par(mfrow=c(1,3), ps=12, cex.lab=1.5, pty="s")
Blobs=data.gen.blobs(nobs=sample, features=2, centers=5, sd=1, bbox=c(-10,10), do.plot=TRUE)
Circles=data.gen.circles(n = sample, r_vec=c(1,1.5), start=runif(1,-1,1), s=0.1, do.plot=TRUE)
Spirals=data.gen.spirals(n = sample, cycles=3, s=0.01, do.plot=TRUE)

State-space model

A state-space model or the dynamic linear model, which was introduced in @Kalman1960 and @Kalman1961. The model arose in the space tracking setting, where the state equation defines the motion equations for the position or state of a spacecraft.

Linear Gaussian state-space model

\begin{equation} \begin{matrix} x_t = & \phi x_{t-1} + \sigma_v v_t \ y_t = & x_t + \sigma_e e_t \end{matrix} \end{equation} where $v_t$ and $e_t$ denote independent standard Gaussian random variables, i.e. $N(0,1)$.

###Linear Gaussian state-space model

data.LGSS <- data.gen.LGSS(theta=c(0.75,1.00,0.10), nobs=500, do.plot = TRUE)

Affine error model

An affine error model relating measurements to a (geophysical) variable, a standard form used in the triple collocation literature [@Zwieback2012]:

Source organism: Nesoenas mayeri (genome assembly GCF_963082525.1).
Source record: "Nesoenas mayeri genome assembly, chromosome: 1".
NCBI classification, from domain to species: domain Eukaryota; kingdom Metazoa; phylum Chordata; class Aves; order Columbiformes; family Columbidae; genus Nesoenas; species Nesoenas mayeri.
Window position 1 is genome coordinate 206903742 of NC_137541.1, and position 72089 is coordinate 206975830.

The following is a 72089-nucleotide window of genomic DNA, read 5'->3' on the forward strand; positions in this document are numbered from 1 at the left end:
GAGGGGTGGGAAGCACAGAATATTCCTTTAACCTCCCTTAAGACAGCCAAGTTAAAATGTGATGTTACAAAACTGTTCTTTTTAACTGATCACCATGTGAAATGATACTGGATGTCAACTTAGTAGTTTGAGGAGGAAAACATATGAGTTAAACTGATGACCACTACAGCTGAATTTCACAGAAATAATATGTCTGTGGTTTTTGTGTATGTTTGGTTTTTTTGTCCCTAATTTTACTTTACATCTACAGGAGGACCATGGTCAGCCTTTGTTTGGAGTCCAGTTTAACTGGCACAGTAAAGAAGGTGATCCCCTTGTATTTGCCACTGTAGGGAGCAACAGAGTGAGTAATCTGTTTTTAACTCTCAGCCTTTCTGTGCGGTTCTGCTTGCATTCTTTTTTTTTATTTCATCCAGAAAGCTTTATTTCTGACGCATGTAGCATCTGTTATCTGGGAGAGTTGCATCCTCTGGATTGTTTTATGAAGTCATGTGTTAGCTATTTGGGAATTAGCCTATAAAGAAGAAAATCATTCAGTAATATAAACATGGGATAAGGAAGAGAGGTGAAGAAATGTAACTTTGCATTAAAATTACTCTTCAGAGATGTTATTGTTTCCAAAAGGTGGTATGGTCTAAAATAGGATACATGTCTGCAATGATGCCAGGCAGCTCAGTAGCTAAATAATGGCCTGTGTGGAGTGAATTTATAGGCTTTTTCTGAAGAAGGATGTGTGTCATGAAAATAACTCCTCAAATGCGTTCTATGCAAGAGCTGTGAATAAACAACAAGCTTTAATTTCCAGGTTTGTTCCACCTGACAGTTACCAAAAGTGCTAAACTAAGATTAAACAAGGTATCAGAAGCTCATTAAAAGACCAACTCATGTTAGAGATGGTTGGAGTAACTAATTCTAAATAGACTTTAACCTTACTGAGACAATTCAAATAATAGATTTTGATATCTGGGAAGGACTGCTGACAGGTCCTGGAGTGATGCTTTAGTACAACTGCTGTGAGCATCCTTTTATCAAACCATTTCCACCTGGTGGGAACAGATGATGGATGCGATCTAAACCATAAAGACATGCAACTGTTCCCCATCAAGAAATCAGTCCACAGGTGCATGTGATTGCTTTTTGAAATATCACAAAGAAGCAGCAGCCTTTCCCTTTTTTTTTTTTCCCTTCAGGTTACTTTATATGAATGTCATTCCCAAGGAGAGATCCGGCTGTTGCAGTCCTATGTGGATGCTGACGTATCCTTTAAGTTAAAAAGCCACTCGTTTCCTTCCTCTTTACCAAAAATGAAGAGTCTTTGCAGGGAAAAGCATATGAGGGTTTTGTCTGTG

# Affine error model with 1 true observation and 3 dummy variables
data.affine<-data.gen.affine(500)

plot.ts(cbind(data.affine$x,data.affine$dp), main="Affine error model")

Brownian motion models

Brownian motion is the random motion of particles suspended in a medium (a liquid or a gas).

A geometric Brownian motion (GBM) (also known as exponential Brownian motion) is a continuous-time stochastic process in which the logarithm of the randomly varying quantity follows a Brownian motion (also called a Wiener process) with drift.

A fractional Brownian motion (fBm) is a generalization of Brownian motion. Unlike classical Brownian motion, the increments of fBm need not be independent.

# Brownian motion models
set.seed(100)
sample <- 500

par(mfrow=c(1,3), ps=10, cex.lab=1.5, pty="s")
data.bm <- data.gen.bm(do.plot = TRUE)
data.gbm <- data.gen.gbm(do.plot = TRUE)
data.fbm <- data.gen.fbm(do.plot = TRUE)
par(op)

Build-up and wash-off models

In water quality modelling, particulate pollutant buildup and loss (e.g., TSS) from urban and suburban catchments representing a mix of pervious and impervious surfaces has been calculated by using more sophisticated buildup/wash-off (BUWO) models [@Wu2019].

# Build up and wash off model
set.seed(101)
sample = 500

#create a gamma shape storm event
q<- seq(0,20, length.out=sample)
p <- pgamma(q, shape=9, rate =2, lower.tail = T)
p <- c(p[1],p[2:sample]-p[1:(sample-1)])

data.tss<-data.gen.BUWO(sample, k=0.5, a=5, m0=10, q=p)
plot.zoo(cbind(p, data.tss$x, data.tss$y), xlab=NA,
         ylab=c("Q","Bulid-up","Wash-off"), main="TSS")


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synthesis documentation built on Nov. 27, 2021, 5:07 p.m.